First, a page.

Dollar prices struggle on policy uncertainty, political woes

U.S. dollar struggled on Monday, wallowing near a 2-1/2-year low against the euro, weighed down by U.S. political uncertainty and uninspiring U.S. data that added to doubts about whether there will be another Federal Reserve rate hike this year.

Growth in the world’s largest economy picked up to 2.6 percent in the second quarter, matching expectations of economists polled by Reuters, but growth in the first quarter was revised down to 1.2 percent.

U.S. labor costs also rose less than expected in the second quarter, data on Friday showed, adding to concerns that inflation will remain low.

“It is easy for uncertainty to increase about the Fed’s ability to raise rates next year if inflation remains low. We could see the dollar head below 110.00 yen under such circumstances,” said Junichi Ishikawa, senior forex strategist at IG Securities in Tokyo.

Deepening U.S. political uncertainty was also expected to keep the greenback on the defensive.

President Donald Trump on Friday replaced his White House chief of staff, Reince Priebus, installing retired General John Kelly in his place, in a major shake-up of his top team.

“The replacement of Priebus could be a turning point for the Trump administration. ‘Trump risk’ could now begin to take its toll on U.S. equities, which have been doing well until now, and in turn weigh on the dollar,” Ishikawa at IG Securities said.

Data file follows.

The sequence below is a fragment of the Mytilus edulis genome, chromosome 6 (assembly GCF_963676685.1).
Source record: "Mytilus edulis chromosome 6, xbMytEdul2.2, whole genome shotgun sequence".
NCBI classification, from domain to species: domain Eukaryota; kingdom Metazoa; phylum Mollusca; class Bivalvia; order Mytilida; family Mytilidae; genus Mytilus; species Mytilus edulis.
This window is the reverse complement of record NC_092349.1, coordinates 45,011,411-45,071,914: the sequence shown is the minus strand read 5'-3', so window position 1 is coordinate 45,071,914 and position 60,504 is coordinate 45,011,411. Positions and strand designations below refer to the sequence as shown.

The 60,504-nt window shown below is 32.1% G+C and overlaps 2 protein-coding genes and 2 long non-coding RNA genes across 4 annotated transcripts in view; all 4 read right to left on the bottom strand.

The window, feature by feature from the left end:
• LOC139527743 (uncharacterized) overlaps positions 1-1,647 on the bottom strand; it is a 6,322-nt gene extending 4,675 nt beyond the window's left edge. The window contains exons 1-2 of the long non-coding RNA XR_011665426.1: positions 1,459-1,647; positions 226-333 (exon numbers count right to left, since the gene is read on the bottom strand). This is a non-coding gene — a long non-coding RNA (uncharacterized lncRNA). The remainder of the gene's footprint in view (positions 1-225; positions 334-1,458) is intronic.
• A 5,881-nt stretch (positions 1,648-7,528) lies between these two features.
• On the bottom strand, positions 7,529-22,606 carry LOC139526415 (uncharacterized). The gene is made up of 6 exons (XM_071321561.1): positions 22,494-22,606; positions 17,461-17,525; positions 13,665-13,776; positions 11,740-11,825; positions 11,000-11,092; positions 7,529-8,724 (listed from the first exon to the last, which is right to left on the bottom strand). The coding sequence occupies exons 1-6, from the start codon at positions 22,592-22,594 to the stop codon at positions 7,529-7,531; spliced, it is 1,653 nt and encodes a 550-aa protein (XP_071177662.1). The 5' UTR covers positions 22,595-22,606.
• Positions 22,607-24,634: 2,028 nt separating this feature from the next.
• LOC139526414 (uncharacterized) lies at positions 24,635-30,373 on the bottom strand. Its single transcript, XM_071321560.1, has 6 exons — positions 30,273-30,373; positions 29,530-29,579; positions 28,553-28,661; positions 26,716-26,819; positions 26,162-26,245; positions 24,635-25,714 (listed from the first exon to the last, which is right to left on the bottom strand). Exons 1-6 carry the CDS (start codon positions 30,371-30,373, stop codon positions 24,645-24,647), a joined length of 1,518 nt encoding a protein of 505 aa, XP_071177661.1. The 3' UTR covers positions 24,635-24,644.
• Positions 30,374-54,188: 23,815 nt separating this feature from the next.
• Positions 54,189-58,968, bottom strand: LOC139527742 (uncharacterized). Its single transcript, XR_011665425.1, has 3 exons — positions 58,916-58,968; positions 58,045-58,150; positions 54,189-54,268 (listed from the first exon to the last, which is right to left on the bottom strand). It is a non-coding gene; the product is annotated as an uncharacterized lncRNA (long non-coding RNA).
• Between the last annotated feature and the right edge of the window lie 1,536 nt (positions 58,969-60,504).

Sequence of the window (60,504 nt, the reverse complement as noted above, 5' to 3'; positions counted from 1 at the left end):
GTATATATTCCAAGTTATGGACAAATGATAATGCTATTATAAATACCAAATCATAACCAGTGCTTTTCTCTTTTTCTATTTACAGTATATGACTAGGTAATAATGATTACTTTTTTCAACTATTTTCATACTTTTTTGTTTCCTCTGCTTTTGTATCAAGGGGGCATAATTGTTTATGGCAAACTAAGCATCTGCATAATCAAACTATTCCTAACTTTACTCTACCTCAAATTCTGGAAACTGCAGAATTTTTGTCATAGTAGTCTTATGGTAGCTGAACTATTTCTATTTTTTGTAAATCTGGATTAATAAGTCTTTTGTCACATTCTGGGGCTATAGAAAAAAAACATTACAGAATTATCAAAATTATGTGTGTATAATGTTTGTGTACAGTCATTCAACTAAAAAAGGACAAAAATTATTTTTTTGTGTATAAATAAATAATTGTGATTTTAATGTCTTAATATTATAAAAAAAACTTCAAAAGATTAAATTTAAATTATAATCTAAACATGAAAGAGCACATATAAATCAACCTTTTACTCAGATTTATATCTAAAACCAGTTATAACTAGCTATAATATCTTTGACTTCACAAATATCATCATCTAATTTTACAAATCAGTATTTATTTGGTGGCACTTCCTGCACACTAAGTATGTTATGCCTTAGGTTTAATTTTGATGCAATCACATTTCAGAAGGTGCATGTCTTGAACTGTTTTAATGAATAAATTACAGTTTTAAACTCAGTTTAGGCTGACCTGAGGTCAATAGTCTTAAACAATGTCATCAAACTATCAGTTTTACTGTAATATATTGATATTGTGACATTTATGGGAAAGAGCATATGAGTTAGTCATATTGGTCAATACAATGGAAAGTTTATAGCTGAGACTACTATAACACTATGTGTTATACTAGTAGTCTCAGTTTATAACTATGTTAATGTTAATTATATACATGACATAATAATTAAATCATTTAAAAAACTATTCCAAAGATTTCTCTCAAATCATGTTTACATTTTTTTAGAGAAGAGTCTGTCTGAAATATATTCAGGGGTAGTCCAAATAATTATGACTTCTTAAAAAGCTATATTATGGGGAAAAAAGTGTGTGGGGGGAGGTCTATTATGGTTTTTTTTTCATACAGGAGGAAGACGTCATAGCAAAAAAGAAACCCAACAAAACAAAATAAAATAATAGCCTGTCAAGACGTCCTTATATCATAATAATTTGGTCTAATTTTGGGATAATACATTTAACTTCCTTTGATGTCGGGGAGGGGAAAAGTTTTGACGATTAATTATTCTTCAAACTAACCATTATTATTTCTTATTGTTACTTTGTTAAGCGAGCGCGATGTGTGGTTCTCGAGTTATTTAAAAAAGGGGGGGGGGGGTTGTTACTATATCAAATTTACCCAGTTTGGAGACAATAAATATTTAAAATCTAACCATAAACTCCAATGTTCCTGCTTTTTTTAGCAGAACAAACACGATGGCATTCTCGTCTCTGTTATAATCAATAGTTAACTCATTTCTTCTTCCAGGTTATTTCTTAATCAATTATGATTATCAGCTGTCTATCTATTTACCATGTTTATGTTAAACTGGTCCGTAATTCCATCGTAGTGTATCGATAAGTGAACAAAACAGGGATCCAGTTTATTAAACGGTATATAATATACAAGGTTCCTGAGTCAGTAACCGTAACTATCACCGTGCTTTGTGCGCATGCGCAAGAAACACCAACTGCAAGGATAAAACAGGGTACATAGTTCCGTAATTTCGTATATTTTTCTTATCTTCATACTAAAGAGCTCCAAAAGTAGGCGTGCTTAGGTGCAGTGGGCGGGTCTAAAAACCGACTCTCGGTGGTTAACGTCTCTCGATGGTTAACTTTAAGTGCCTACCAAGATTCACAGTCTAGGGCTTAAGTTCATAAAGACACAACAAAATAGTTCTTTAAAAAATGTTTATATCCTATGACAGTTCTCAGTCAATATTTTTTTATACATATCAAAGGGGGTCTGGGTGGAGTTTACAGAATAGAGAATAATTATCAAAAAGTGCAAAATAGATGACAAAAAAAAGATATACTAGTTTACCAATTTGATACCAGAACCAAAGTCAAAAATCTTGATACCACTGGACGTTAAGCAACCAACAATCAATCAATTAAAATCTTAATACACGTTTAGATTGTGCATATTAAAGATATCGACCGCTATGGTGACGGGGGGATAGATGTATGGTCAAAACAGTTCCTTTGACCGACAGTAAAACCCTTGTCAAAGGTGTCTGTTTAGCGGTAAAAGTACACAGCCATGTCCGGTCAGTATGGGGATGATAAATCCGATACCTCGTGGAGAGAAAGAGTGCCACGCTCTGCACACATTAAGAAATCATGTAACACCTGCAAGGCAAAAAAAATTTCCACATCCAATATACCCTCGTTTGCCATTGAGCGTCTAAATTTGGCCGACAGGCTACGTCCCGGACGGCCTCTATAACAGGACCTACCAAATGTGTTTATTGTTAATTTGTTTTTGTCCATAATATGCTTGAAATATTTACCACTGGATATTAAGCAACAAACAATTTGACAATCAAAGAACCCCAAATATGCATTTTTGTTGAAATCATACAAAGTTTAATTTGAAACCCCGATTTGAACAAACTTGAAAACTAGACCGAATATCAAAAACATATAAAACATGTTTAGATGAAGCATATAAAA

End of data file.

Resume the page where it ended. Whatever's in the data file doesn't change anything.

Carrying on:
Hopes that the Trump administration will implement tax reforms and economic stimulus in the near future, seen as dollar-positive factors, also faded after the U.S. Senate on Friday failed to dismantle Obamacare, in another political setback for the president. The euro was a shade lower at $1.1732 but remained in striking distance of $1.1777, its strongest level since January 2015 set on Thursday.

The U.S. currency was down 0.1 percent at 110.570 yen after touching 110.300 earlier in the session, its weakest since mid-June.

“The dollar is capped firmly by the perception that U.S. yields won’t be able to rise any time soon,” said Koji Fukaya, president of FPG Securities in Tokyo.

The ten-year Treasury yield stretched Friday’s decline and touched 2.273 percent, its lowest in nearly a week.

“The Fed has been labelled as dovish after last week’s policy meeting. Idon’t necessarily agree with such a view but this is the understanding that is now holding sway in the market and the dollar has weakened steadily.”

The U.S. central bank said last week it expected to start winding down its massive holdings of bonds “relatively soon.” It also noted that both overall inflation and a measure of underlying price gains had declined and said it would “carefully monitor” price trends.

The dollar index, which tracks the U.S. currency against a basket of six major rivals, was 0.2 percent higher at 93.450, trimming some losses after dropping 0.6 percent on Friday.

The pound was little changed at $1.3124 and in close reach of a 10-month high of $1.3159 scaled on Thursday. Sterling has been buoyant against the broadly weaker dollar, supported by hopes that Britain will exit the European Union under a transitional deal.

The Canadian dollar was down 0.4 percent at C$1.2477 per dollar, having lost a bit of steam after rallying Friday on robust local growth data which fanned expectations the Bank of Canada will again raise interest rates.

The loonie had advanced to C$1.2420 per dollar on Friday, nearing a two-year peak of C$1.2414 touched on Thursday.

Source: Reuters